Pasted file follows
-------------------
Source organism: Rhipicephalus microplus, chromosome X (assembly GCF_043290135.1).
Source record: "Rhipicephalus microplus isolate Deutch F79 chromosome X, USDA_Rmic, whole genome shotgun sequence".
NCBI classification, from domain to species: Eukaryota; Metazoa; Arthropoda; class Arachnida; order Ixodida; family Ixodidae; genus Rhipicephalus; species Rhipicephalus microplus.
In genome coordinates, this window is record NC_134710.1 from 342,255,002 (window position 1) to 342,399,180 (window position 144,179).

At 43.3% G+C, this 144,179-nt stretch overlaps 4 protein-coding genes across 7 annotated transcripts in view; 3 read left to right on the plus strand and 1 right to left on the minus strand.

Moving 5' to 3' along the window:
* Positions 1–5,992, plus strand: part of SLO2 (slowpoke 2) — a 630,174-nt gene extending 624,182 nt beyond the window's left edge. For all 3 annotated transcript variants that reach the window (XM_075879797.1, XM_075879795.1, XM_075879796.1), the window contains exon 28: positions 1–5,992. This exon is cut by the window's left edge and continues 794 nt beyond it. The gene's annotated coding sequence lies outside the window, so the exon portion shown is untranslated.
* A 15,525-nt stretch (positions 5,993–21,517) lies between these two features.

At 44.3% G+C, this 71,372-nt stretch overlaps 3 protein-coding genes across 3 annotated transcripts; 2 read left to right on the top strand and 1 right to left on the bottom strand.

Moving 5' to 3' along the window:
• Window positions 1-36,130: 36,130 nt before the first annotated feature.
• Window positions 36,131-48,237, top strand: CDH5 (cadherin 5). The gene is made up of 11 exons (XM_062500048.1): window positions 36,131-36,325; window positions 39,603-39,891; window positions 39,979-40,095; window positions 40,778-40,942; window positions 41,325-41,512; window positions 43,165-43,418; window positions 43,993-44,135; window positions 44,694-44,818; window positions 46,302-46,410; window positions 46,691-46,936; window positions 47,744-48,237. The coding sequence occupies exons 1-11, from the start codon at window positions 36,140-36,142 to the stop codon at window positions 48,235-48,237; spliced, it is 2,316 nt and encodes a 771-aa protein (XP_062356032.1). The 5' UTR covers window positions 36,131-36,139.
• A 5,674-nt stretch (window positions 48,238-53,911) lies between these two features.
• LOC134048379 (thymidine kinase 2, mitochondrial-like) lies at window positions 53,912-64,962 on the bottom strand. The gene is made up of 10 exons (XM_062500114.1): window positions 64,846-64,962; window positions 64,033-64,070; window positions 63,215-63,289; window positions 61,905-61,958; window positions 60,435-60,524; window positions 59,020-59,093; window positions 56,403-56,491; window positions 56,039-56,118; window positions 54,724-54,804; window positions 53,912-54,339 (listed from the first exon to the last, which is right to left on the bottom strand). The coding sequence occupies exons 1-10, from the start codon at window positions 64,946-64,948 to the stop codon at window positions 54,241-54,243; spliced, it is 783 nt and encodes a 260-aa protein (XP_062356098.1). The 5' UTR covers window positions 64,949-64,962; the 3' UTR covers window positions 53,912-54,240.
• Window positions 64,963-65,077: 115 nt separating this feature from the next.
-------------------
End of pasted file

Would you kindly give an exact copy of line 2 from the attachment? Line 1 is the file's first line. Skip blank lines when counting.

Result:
Source record: "Rhipicephalus microplus isolate Deutch F79 chromosome X, USDA_Rmic, whole genome shotgun sequence".